Waiting for chickens

With my new found hours here at the farm, it’s been timed perfectly with our decision to incubate a new batch of chickens for our laying and eating flock.  Carefully collecting up the best selection of eggs from our favourite hens, we carefully stored them until we had enough to turn the incubator on and start the 21 day process.  And then my mother hen duties began.

My vigilance over the last couple of weeks has been firmly concentrated on the incubator in the spare bedroom.  Inside the quietly humming machine, the miraculous growth of baby chicks from mere fertilised cells to gorgeous fluffy, fully-functioning chickens curled inside their protective shell is taking place.  In order for this to go smoothly, the incubator must be kept at the right humidity and temperature, so regular checking to make sure that the power hasn’t failed, or the ambient temperature isn’t affecting the machine or that the humidity is still good is a regular part of my new routine here at the farm. I hover around the machine that provides such life support to our growing chicks to ensure that the specific temperatures indicated on the incubator instructions are set correctly and that all is well: 38.2ºC from 1st – 6th day, 38ºC from 7th – 14th day, 37.8ºC on the 15th day, then 37.3ºC from the 16th – 21st day and make sure that the auto rotator in the incubator is doing its job a couple of times a day.  It never ceases to amaze me that hens control all of these important temperature and humidity functions that are required with a developing egg just with their body, the amount of time they spend sitting on the eggs and they instinctively know when to turn them, heat them up, cool them down and just when their babies are preparing to hatch.  Nature is truly an incredible thing.

So, when the time comes in the next couple of weeks and all being well, our babies will hatch and we’ll have another new brood of (hopefully!) lots of new female layers to add to our pastured poultry flock.  Our incubator chicks from last year are doing really well. It’s been amazing watching them grow over the last year.  From early beginnings as they struggled to get out of the egg and take in the world for the first time…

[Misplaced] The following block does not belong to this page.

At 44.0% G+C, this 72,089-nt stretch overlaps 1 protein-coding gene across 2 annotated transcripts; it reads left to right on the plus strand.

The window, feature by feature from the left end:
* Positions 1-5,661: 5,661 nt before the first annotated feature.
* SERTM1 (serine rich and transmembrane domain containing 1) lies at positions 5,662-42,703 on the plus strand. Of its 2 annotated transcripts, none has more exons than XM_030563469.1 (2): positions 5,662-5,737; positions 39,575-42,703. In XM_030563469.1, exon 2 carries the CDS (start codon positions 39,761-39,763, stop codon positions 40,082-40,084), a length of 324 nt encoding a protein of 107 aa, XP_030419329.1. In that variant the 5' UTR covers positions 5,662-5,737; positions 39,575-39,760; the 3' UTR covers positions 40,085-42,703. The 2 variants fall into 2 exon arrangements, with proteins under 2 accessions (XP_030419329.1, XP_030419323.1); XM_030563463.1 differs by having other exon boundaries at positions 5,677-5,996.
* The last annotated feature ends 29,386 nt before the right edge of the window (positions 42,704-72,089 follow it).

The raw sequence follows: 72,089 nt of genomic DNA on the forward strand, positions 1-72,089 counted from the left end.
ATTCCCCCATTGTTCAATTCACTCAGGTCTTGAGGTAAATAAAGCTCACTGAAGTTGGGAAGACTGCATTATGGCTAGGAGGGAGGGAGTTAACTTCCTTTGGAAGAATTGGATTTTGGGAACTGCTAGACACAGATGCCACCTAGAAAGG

chicks hatched

Tiger Newly hatched

Becoming inquisitive balls of fluff, where every day is a delight watching their antics as they eat, sleep and explore…(I spend a lot of my time ‘chicken watching’ during this particular stage…!)

Incubator chickens at White Stone Farm

baby chicken morning

Sleepy chickens

Enjoying their first dust bath…(and appreciating just how instinctual dust bathing is for them!)

First dust bath

Those early childhood years as they continue to explore their surroundings and get ready for the big move outside…

Young chicks

Watching as their feathers start to come through and the array of beautiful colours they will become…

Different coloured chicks

More world exploration (and dust bathing!) as they are moved outdoors into a protected spot to enjoy the sunshine and warmer weather…

Young chicks outdoors

Meeting the other hens…

Chicks meeting chickens

Those awkward teenage years where they are finding their independence and exploring their world (although they still want to get close and sit on your shoulder!)…

Chicken on shoulder

To capable and independent adults with beautiful personalities and temperaments.

Older chickens exploring

It’s always an exciting journey watching them grow and develop.  The hardest part is when the roosters come of age and after enjoying halcyon days on the farm without a care in the world, they leave this earth and are loved and respected at the dinner table.  There is always tears then…but that is the path of ethical meat for us.  With lots of love and respect every step of the way.

So, as I wait for these new chickens to come into the world, fussing and clucking like a mother hen to make sure that their conditions are juuuust right for a successful hatch, I am eager to meet these new personalities and can’t wait to get to know them as they enjoy their lives here at White Stone Farm.